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futility

Futility, or the Wreck of the Titan

Futility, or the Wreck of the Titan was an 1898 novella written by Morgan Robertson. The story features the ocean liner Titan, which sinks in the North Atlantic after striking an iceberg. The Titan and its sinking have been noted to be very similar to the real-life passenger ship , which sank fourteen years later.

Synopsis

The first half Futility introduces the hero, John Rowland. Rowland is a disgraced former Royal Navy lieutenant, who is now a drunkard and has fallen to the lowest levels of society. Dismissed from the Navy, he is working as a deckhand on the Titan. The ship hits the iceberg and sinks somewhat before the halfway point of the novel. The second half follows Rowland, as he saves the young daughter of a former lover by jumping onto the iceberg with her. After a number of adventures, in which he fights a polar bear and finds a lifeboat washed up on the iceberg, he is eventually rescued by a passing ship and, over several years, works his way up to a lucrative Government job restoring his former income and position in society. In the closing lines of the story he receives a message from his former lover, pleading for him to visit her and her daughter.

Similarities to the Titanic

Although the novel was written before the Olympic-class Titanic had even been designed, there are some remarkable coincidences between the fictional and real-life counterparts. Like the Titanic, the fictional ship sank in April in the North Atlantic, and there were not enough lifeboats for the passengers. There are also similarities between the size (800 ft long for Titan versus 882½ ft long for the Titanic), speed (25 knots for Titan, 24 knots for Titanic) and life-saving equipment.

Similarities between Titanic and Titan:

1. Unsinkable / Indestructible

- The Titanic, world's largest luxury liner (882 feet, displacing 66,000 tons). The Titanic was once described as being (nearly) unsinkable. - The Titan, largest craft afloat and the greatest of the works of men (800 feet, displacing 75,000 tons). The Titan was considered 'indestructible'.

2. Number of propellers and masts

- The Titanic had three propellers and two masts

- The Titan was equipped with three propellers and two masts

3. Launched in April

- The Titanic steamed from Southampton, England on her maiden voyage in April 1912.

- The Titan was also launched in April.

4. Lifeboats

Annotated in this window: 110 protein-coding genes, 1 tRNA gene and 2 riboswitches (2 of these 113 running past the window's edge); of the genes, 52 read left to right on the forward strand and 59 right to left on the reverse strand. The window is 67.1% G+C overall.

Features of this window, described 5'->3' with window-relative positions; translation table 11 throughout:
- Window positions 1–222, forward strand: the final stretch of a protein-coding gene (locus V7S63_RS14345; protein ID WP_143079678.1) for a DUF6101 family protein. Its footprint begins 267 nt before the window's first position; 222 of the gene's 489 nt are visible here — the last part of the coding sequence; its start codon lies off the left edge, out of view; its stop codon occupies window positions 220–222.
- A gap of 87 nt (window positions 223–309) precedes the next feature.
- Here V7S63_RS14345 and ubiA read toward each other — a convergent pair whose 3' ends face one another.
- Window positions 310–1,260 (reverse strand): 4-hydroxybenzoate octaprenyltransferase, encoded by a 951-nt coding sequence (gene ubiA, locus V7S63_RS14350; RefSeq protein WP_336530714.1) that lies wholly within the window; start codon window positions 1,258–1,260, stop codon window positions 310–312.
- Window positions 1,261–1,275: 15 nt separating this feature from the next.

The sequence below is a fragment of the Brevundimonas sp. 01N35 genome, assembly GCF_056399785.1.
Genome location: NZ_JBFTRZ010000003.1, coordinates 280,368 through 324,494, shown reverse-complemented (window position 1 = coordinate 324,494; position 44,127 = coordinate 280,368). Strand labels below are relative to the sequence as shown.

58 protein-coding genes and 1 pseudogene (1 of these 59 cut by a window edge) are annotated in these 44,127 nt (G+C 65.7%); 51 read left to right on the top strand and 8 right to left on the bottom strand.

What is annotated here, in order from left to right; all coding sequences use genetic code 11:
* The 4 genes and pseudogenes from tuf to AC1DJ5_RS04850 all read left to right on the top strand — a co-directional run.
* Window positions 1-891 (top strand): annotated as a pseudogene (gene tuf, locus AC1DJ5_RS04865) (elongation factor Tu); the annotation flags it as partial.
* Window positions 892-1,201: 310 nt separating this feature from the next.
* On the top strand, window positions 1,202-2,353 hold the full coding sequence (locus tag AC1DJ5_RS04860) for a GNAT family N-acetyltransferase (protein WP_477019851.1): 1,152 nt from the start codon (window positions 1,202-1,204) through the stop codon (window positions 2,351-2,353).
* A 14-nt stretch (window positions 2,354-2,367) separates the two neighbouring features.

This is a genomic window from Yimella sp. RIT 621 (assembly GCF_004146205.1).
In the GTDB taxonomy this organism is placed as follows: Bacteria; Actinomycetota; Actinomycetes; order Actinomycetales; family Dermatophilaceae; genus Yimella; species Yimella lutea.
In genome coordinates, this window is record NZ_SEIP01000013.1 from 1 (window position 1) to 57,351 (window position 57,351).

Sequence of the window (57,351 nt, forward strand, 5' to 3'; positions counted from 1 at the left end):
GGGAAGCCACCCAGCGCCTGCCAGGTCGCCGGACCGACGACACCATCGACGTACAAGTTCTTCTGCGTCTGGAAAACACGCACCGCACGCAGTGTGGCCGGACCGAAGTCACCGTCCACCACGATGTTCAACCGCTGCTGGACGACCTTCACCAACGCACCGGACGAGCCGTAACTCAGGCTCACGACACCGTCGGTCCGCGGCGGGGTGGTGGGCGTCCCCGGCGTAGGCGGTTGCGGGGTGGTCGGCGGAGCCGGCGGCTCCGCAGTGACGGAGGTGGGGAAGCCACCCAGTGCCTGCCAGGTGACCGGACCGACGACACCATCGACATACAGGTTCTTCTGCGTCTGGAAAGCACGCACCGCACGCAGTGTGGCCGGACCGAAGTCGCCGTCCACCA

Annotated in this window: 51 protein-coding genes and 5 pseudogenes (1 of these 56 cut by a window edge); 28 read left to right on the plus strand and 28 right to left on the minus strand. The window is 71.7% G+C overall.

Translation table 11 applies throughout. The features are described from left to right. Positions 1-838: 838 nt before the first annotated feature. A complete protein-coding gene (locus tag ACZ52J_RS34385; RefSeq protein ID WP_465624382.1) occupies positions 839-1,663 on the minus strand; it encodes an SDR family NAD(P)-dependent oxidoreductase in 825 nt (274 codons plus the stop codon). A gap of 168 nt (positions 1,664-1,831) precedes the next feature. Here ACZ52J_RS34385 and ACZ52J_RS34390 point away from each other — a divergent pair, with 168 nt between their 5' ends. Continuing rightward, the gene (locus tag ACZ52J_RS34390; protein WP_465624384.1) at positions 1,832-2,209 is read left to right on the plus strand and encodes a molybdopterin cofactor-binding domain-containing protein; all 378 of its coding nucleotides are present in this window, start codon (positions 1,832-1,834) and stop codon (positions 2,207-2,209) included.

- The Titanic carried only 20 lifeboats, less than half the number required for her passenger capacity of 3000.

- The Titan carried "as few as the law allowed", 24 lifeboats, less than half needed for her 3000 capacity.

5. Struck an iceberg

- Moving too fast at 23 knots, the Titanic struck an iceberg on the night of April 14, 1912 in the North Atlantic.

- Also on an April night in North Atlantic, the Titan hit an iceberg while traveling at 25 knots.

6. The Unsinkable Sank

- The unsinkable Titanic sank, and more than half of her 2,207 passengers died screaming for help.

- The indestructible Titan also sank, more than half of her 2500 passengers drowning, their "voices raised in agonized screams"

Differences between Titanic and Titan:

1. The ship does not make a glancing blow with the iceberg on a clear night, as in the case of the Titanic, but drives headlong onto an ice shelf possibly formed by the recent overturning of a berg.

2. The Titanic hit the iceberg in perfect sailing conditions, while the Titan hit the iceberg in bad, misty and foggy conditions.

3. 705 people aboard the Titanic were saved, while only 13 of those aboard the Titan survived.

Popular culture

Walter Lord's 1955 nonfiction account of the Titanic disaster, A Night to Remember, opens with a brief description of Robertson's novella and the similarities between the actual and fictional ships.

A copy of Futility can be seen in the apartment at the beginning of the PC game Titanic: Adventure Out of Time. The obituary of a Titanic survivor is used as a bookmark.

Similarities between the Titan and the Titanic were mentioned at the end of the episode 'Night of April 14th' in the TV series One Step Beyond.

A dramatisation of the what led the author to write it and detailing the similarities between the events in the book and the Titanic disaster were shown in an episode of Beyond Belief: Fact or Fiction.

References

External links

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